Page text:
COLUMN: Mixed economic outlook for the Kootenays

COLUMN: Mixed economic outlook for the Kootenays

Accounting firm looks at employment stats and the performance of various industries in our region.

By Mike Calder, CPA, CA

The Kootenays faced economic challenges in 2016. Despite positive news in our region’s forestry, mining, and tourism industries, employment declined by 2.3 per cent and drove total employment to a 12-year low of 67,400 jobs.

As a result, our unemployment rate increased for the third consecutive year, reaching 8.0 per cent, well above the provincial average of 6.0 per cent in 2016.

Looking forward, initial statistics for the first quarter of 2017 provided some positive news. Employment grew by 11.1 per cent and unemployment rate fell to 6.4 per cent.

According to the CPABC Regional Check-Up, an annual economic report by the Chartered Professional Accountants of British Columbia, industries that created the most jobs during this period were accommodation and food services, trade, forestry, mining, and manufacturing.

Tourism activity remained vibrant, with many Kootenay communities benefiting from increased cross-border visits throughout 2016 and into 2017.

A weak Canadian dollar and favourable weather conditions for our region’s ski resorts generated a significant boost to tourism in early 2017, which is expected to continue.

The outlook for our mining industry is also positive. Our region’s coal mines, which account for most of Canada’s coal production and exports, had a solid year in 2016 thanks to a rebound in prices. Teck, which produces steel-making coal and other materials, is predicting that coal production will be close to the volumes achieved last year, and have received permit approval to begin mining in new areas to extend mine life and increase production.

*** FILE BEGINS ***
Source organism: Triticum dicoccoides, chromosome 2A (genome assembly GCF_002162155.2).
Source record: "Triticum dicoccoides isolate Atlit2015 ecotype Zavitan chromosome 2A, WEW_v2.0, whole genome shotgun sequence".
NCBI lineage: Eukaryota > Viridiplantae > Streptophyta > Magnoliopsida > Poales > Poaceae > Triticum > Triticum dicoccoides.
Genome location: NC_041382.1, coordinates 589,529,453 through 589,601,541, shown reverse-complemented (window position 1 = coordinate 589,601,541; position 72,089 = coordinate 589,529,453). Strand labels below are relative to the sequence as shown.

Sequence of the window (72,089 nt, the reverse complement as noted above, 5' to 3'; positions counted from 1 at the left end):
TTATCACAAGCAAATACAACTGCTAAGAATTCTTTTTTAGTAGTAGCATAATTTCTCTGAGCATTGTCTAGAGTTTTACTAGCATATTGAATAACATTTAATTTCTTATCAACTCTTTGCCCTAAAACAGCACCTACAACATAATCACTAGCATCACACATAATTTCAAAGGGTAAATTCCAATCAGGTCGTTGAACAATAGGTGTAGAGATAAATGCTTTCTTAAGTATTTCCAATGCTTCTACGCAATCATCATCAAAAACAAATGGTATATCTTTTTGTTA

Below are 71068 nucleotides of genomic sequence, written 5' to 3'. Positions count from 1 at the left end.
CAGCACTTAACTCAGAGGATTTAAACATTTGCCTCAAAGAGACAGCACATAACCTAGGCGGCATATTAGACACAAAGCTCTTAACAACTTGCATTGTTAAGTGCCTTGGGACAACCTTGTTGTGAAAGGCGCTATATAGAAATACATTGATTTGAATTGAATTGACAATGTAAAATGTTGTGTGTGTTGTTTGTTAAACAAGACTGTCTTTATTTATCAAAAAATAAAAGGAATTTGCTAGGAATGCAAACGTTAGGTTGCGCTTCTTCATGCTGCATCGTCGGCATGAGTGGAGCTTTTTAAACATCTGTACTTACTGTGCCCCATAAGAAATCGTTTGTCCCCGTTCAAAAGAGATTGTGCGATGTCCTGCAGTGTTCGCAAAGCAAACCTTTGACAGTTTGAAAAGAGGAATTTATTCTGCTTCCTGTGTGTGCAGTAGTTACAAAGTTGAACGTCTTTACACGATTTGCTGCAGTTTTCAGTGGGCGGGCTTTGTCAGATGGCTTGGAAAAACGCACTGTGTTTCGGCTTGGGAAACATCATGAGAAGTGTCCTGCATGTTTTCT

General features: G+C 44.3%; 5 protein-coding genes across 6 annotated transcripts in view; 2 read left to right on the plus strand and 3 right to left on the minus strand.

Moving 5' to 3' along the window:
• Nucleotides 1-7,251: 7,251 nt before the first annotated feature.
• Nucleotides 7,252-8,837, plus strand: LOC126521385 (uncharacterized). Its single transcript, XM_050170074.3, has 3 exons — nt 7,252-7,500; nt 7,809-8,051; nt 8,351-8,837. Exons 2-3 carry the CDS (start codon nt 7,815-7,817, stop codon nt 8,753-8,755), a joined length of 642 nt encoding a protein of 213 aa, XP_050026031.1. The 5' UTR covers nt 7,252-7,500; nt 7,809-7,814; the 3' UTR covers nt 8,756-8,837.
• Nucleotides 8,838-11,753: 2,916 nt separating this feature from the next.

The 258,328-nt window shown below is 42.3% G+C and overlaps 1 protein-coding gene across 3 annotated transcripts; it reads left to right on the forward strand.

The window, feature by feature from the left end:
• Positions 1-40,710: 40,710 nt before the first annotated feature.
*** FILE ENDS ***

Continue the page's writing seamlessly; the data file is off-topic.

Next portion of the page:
Several major projects are also scheduled to begin construction this year, the largest of which is a $370 million open pit coal mine near Sparwood.

While tourism and mining saw improvements, one area of concern is the forestry sector. The U.S. has recently implemented a tariff of up to 24 per cent on our softwood lumber exports. With two-thirds of our province’s softwood lumber headed for the U.S. in 2016, the tariff could impact U.S. demand and reverse the gains made last year.

In addition, smaller Kootenay forestry companies, who export almost exclusively to the U.S. market, will be more vulnerable as they may not have sufficient financial resources to sustain them over the course of the dispute.

However, given the weak Canadian dollar, projections that U.S. housing starts will increase, and our region’s proximity to the U.S., we can still expect to see some demand from south of the border.

Overall, we should see some increase in economic activity in our region this year.

As the tourism and mining industries are expected to remain busy throughout the year, this should translate to job creation in both the goods and service sector.

However, with the uncertainty over the fate of our softwood lumber industry, the overall economic outlook for our region remains cautiously optimistic.

Mike Calder, CPA, CA is a partner at BDO Canada LLP in Cranbrook. The CPABC Regional Check-Up report is available at www.bccheckup.com.

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